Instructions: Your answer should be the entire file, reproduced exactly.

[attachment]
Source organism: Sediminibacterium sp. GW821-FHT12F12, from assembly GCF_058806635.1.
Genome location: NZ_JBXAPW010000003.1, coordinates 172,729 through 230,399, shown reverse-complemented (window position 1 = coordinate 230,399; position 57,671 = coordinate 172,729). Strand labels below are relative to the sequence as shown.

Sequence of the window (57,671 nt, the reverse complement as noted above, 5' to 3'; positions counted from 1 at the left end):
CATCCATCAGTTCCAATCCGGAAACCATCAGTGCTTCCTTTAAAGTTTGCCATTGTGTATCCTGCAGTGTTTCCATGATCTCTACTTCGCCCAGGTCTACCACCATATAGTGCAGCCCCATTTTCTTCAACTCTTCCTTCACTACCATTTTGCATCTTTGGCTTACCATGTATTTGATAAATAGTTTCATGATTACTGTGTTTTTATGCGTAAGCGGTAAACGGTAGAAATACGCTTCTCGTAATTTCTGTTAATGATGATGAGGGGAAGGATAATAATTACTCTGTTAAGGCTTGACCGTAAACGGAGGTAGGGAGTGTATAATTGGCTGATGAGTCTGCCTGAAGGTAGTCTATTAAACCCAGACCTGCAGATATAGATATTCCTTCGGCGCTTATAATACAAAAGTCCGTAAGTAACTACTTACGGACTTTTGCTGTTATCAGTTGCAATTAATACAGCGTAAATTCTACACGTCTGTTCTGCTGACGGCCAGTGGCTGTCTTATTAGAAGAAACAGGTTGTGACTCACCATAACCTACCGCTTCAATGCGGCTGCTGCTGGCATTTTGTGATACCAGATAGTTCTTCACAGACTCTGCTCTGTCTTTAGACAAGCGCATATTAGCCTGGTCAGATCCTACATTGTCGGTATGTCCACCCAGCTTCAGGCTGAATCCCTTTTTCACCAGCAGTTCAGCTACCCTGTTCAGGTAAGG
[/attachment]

Source organism: Sediminibacterium sp. GW821-FHT12F12, from assembly GCF_058806635.1.
Genome location: NZ_JBXAPW010000003.1, coordinates 172,729 through 230,399, shown reverse-complemented (window position 1 = coordinate 230,399; position 57,671 = coordinate 172,729). Strand labels below are relative to the sequence as shown.

Sequence of the window (57,671 nt, the reverse complement as noted above, 5' to 3'; positions counted from 1 at the left end):
CATCCATCAGTTCCAATCCGGAAACCATCAGTGCTTCCTTTAAAGTTTGCCATTGTGTATCCTGCAGTGTTTCCATGATCTCTACTTCGCCCAGGTCTACCACCATATAGTGCAGCCCCATTTTCTTCAACTCTTCCTTCACTACCATTTTGCATCTTTGGCTTACCATGTATTTGATAAATAGTTTCATGATTACTGTGTTTTTATGCGTAAGCGGTAAACGGTAGAAATACGCTTCTCGTAATTTCTGTTAATGATGATGAGGGGAAGGATAATAATTACTCTGTTAAGGCTTGACCGTAAACGGAGGTAGGGAGTGTATAATTGGCTGATGAGTCTGCCTGAAGGTAGTCTATTAAACCCAGACCTGCAGATATAGATATTCCTTCGGCGCTTATAATACAAAAGTCCGTAAGTAACTACTTACGGACTTTTGCTGTTATCAGTTGCAATTAATACAGCGTAAATTCTACACGTCTGTTCTGCTGACGGCCAGTGGCTGTCTTATTAGAAGAAACAGGTTGTGACTCACCATAACCTACCGCTTCAATGCGGCTGCTGCTGGCATTTTGTGATACCAGATAGTTCTTCACAGACTCTGCTCTGTCTTTAGACAAGCGCATATTAGCCTGGTCAGATCCTACATTGTCGGTATGTCCACCCAGCTTCAGGCTGAATCCCTTTTTCACCAGCAGTTCAGCTACCCTGTTCAGGTAAGG